Building Solar Food Dehydrators in The Gambia by Whitney Ceeesay

by tuftsigl
Jan 13

Whitney Ceesay, a student in Tufts REAL (Resumed Education for Adult Learning) program, recently traveled to The Gambia to continue work on her solar dehydrating project, empowering women to increase food security in Tanjay, The Gambia.  Whitney’s project was supported with an EMPOWER Scholarship from the IGL.

We were unable to build my proof of concept becauseI would have lost training time due to my uncertainty of the food safety of the materials. Over these four weeks I have identified a builder familiar with solar chambers/drying and food safe materials so I will return in May after graduation to continue with that step. However, in the meantime we forged forward, restoring a dilapidated solar tunnel dryer by partnering with the Swiss NGO that made it several years ago--Solar Association Tiloo. After restoring it to new condition and replacing the solar panel we went ahead and trained four women from Tanjay villlage on drying coconut, banana, and papaya. They were very motivated by their involvement in the process and inspired with ideas for their future businesses. We also trained on business, storage, marketing, and different uses for different dried goods. The women expressed interest in the actual building of the unit, which was music to my ears obviously, so I am very eager to build with them and two other already trained villages, especially now that they will understand what the use of what they are building will be.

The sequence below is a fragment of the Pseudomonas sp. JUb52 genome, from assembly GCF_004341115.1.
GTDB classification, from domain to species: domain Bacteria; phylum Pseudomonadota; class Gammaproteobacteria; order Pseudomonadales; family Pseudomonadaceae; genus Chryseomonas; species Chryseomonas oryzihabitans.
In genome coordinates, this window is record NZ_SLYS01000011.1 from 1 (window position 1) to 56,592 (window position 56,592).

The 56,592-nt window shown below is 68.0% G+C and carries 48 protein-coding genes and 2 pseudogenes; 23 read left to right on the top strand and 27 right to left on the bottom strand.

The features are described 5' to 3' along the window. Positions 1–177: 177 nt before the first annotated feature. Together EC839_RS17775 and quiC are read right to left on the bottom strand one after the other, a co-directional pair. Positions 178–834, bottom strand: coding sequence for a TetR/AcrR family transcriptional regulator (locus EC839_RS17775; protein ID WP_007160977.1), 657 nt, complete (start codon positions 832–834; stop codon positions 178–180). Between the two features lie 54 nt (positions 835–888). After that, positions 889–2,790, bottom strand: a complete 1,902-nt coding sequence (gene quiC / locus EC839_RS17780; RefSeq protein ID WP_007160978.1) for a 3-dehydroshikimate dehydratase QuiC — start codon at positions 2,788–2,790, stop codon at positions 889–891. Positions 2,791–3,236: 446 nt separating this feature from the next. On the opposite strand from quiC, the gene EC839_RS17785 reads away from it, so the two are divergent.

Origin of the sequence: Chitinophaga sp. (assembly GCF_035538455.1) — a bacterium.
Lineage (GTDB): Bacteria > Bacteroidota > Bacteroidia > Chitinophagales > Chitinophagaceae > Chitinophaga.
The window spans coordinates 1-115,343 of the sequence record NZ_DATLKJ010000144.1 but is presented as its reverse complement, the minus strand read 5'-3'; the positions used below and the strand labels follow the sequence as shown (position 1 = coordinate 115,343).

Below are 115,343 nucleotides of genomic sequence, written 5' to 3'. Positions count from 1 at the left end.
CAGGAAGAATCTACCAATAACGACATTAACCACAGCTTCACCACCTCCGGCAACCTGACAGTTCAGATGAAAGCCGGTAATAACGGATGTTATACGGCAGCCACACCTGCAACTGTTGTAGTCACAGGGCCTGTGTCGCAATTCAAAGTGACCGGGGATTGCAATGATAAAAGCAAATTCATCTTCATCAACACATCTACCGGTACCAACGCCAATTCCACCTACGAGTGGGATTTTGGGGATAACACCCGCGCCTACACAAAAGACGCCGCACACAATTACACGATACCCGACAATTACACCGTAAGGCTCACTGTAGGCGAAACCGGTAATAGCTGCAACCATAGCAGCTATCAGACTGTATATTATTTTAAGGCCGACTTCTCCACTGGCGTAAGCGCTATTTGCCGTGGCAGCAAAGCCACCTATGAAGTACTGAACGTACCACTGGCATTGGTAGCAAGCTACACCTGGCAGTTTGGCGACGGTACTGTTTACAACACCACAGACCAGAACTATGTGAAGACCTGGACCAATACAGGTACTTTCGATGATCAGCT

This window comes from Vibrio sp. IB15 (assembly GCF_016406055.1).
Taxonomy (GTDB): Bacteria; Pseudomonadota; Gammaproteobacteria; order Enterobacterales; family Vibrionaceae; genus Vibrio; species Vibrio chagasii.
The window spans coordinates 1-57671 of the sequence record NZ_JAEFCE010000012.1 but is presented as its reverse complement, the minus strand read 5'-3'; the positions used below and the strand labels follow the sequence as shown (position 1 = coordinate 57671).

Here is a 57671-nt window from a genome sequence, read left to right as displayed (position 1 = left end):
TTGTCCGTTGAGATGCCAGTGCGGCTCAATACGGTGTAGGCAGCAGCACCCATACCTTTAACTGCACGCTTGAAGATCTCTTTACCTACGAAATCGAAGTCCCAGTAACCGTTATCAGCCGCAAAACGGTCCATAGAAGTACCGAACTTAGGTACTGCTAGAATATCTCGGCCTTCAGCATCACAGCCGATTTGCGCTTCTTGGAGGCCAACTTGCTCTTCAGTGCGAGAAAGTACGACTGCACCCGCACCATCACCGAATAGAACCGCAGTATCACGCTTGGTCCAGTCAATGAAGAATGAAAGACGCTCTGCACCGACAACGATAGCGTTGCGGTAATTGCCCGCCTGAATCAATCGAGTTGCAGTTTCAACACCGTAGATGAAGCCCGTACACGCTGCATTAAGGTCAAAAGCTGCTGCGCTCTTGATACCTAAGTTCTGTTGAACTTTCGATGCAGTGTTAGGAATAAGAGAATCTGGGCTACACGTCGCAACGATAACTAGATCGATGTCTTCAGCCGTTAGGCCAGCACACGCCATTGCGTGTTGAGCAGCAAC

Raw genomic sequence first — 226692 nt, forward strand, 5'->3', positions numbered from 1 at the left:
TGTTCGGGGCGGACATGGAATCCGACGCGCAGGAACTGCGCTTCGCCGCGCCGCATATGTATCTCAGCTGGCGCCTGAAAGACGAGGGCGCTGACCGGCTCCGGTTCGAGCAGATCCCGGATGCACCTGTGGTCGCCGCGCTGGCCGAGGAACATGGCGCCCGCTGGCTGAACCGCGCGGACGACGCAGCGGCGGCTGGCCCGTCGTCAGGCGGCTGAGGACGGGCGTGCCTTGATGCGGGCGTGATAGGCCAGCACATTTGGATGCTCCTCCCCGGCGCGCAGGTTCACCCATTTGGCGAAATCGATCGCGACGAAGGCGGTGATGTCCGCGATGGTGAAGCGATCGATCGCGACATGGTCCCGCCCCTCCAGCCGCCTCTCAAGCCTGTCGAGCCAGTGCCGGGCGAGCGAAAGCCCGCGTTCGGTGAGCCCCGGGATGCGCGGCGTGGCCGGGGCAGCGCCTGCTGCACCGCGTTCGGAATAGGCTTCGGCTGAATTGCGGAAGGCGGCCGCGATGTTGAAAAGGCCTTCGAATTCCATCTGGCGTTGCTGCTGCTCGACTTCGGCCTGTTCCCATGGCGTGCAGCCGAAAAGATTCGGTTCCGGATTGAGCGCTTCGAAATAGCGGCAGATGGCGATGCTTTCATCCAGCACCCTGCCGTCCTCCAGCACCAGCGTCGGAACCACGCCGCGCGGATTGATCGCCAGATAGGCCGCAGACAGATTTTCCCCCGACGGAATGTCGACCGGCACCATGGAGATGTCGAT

Upon completion of the training, they will receive the dryer in their village and be using it their-first with bananas,papaya, and coconut, then gradually increasing their variety as the seasons change and they become more familiar with the process. A food drying certified volunteer from Women's Initiative The Gambia will be following up with them monthly and we will be skyping about problems, solutions, and successes as we go towards the May training. I plan to spend two months in May so we can build, dry, and also introduce solar cookers for a way to increase their capacity of generating income in a way that is locally desirable, such as mango cakes or banana bread, for example, so they are not mostly dependent on the tourist market.

After training was completed, I spent some time in Njau (where the water project, mother's house, library, skills center, etc etc are) and we were able to sponsor 18 orphaned children this year with uniforms, bags, shoes, notebooks, writing materials, and solar lanterns that I received from THRIVE solar lanterns. The next day we hosted 50 teenage girls for a Days for Girls program where WIG is teaching girls how to respect themselves, protect themselves, and take care of themselves as confident young women. There are a lot of pressures for young marriages, taboos about menstruation, early pregnancies, and other issues that we are all dealing with globally so we are trying to educate and empower them to see the big picture and make decisions accordingly because often these conversations are not happening at home. We are working with the Ministry of Education, the Chief, the Alkalo, and the rest of the council to start with 50, but introduce the program into the curriculum at the schools in Njau and Panchang village (to start).

We are writing a proposal to Climate Technology Centre and Network (CTCN) under the advice of our National Entity, Lamin Jatta, to gain funding to start a business opportunity in partnership with THRIVE solar lanterns. We  would be training and employing local Gambian to assemble the lanterns for sale within the villages they are being produced! This is a really exciting opportunity because it is job creation, but it is also introducing a very important product into the lives of people who are spending more than what they have on candles and batteries for light, not to mention candles are a huge source of injury to small children and house fires here. This is a great partnership because you buy the kits outright at a fixed rate of about $1.25 and then assemble them (even in your own home because no equipment is needed) and sell at a price that is fair market value so there is a potential for good profits and savings opportunities.